One of the immediate implications of gold being regarded as a financial investment is that it comes under the purview of the RBI. It is treated as money. All the customs vaults from which thefts have been reported move under the RBI. Even seized gold gets accounted for.
Once that happens, all gold can be brought under the provisions of FICN (Fake Indian currency notes). The provisions under FICN (Section 489-A- counterfeiting currency-notes or bank-notes, of the Indian Penal Code allow for life imprisonment and make the act of fraud a non-bailable offense. (http://www.indianlawcases.com/Act-Indian.Penal.Code,1860-1951).
That would do two things. It would make the role of gold refineries that much more important – especially the four first-grade gold refineries identified by the NCDEX after an exhaustive survey and analysis over five years ago. They would become the certifiers of gold quality. They could then adopt the use of specific series of codes through which a jeweller too can be identified (http://www.bis.org.in/cert/hallbiscert.htm). Thus, the FICN rule, the refineries and the BIS would then work in tandem to ensure that gold remains a trusted financial instrument. As confidence is restored, there are good chances that India’s export of gold jewellery will also get a boost. Today, few trust Indian gold jewellery suppliers, for fear of adulteration. Even though hallmarking is compulsory today, the underpinning supporting legal structures don’t exist.
# 3 Reduce import duties on gold. Or, better still, let the duty structure remain for any gold brought in from outside the legal channels. This means that the government (or the proposed BCI) allows gold to be imported by both banks (at least 50 percent of the volume) and designated gold players. But the import duty for such channeled imports would be just 1 percent (see Table 1). The banks can sell them to gold wholesalers after charging them a GST of say another 1 percent. These wholesalers could sell them to the retail trade with an additional GST of 2 percent (after input credits are applied). The eventual customer would have to pay an additional 1 percent GST. This way, the entire cost of gold financing would be 5 percent, thus making smuggling quite unattractive.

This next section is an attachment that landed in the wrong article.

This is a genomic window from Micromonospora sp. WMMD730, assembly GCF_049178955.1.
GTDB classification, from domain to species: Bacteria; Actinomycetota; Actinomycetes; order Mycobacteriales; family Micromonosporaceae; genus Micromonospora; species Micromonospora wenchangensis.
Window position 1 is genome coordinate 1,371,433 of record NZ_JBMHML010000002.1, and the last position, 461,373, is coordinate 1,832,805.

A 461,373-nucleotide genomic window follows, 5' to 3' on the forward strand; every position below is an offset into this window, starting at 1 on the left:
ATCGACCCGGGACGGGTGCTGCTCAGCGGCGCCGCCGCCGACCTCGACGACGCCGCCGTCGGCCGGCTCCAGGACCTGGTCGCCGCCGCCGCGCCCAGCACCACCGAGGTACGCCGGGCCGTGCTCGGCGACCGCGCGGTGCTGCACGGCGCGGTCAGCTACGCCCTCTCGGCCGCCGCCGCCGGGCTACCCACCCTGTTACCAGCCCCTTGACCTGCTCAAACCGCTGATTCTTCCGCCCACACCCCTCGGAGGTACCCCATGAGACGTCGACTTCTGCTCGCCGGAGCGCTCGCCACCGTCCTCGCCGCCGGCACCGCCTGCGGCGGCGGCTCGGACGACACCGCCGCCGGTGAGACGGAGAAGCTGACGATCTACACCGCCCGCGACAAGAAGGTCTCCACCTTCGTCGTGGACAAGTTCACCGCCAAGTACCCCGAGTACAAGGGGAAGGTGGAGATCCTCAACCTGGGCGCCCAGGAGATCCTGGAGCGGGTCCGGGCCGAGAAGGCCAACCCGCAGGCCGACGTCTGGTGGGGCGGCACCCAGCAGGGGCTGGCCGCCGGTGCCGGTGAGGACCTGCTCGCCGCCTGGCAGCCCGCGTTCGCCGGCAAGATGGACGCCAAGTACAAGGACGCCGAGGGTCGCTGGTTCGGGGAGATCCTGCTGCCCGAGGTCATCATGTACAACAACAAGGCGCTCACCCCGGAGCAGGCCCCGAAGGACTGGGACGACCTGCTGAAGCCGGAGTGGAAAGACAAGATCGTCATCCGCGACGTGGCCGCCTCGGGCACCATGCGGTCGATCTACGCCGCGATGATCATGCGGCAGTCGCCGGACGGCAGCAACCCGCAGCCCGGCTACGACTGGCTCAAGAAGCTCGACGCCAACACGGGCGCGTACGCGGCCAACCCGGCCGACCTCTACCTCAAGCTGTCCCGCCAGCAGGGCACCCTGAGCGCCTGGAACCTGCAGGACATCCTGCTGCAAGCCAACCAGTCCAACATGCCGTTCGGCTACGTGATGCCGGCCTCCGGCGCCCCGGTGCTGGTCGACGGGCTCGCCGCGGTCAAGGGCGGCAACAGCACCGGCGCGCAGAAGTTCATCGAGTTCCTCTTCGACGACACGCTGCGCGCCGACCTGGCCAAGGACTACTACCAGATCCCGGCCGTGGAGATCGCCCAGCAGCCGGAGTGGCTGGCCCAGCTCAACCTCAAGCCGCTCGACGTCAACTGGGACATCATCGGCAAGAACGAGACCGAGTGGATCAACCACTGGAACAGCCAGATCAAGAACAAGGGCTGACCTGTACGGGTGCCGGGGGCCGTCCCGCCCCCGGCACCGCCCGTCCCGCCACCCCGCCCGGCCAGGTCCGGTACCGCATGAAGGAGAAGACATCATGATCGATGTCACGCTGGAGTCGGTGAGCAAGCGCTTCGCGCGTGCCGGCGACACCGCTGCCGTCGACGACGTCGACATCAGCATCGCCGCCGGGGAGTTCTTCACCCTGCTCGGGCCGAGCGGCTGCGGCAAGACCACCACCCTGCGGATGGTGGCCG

True, this would mean that the Finance Ministry would have to forego at least Rs 7,000-15,000 crore by way of customs duty (Table 2). But by being greedy, the government would have to spend almost 10 times more to curb smuggling – of gold, drugs and arms.
What such a system would do is that it would streamline imports yet allow banks earn some additional profits. The scheme could allow for the importing agency to work with approved gold refiners to certify the purity of the imported gold (which can also be adulterated). The cost is around 0.1 percent. That would put the onus on the importing agencies, the refiners and the wholesalers for ensuring the purity of gold. The enabling provisions of the FICN would ensure that hallmarking is observed scrupulously. It also allows for decent profit margins for gold wholesalers and retailers.
Unless the entire gold trade is viewed in totality, just a piecemeal approach will not work. And without the trade being cleaned up, India has no chance of becoming a gold bourse and a global trading (and exporting) centre for gold jewellery. What remains to be seen is if the government is willing to clean up the system, starting with gold.(This is the third and concluding part of a series on gold. RN Bhaskar is a consulting editor with Moneycontrol)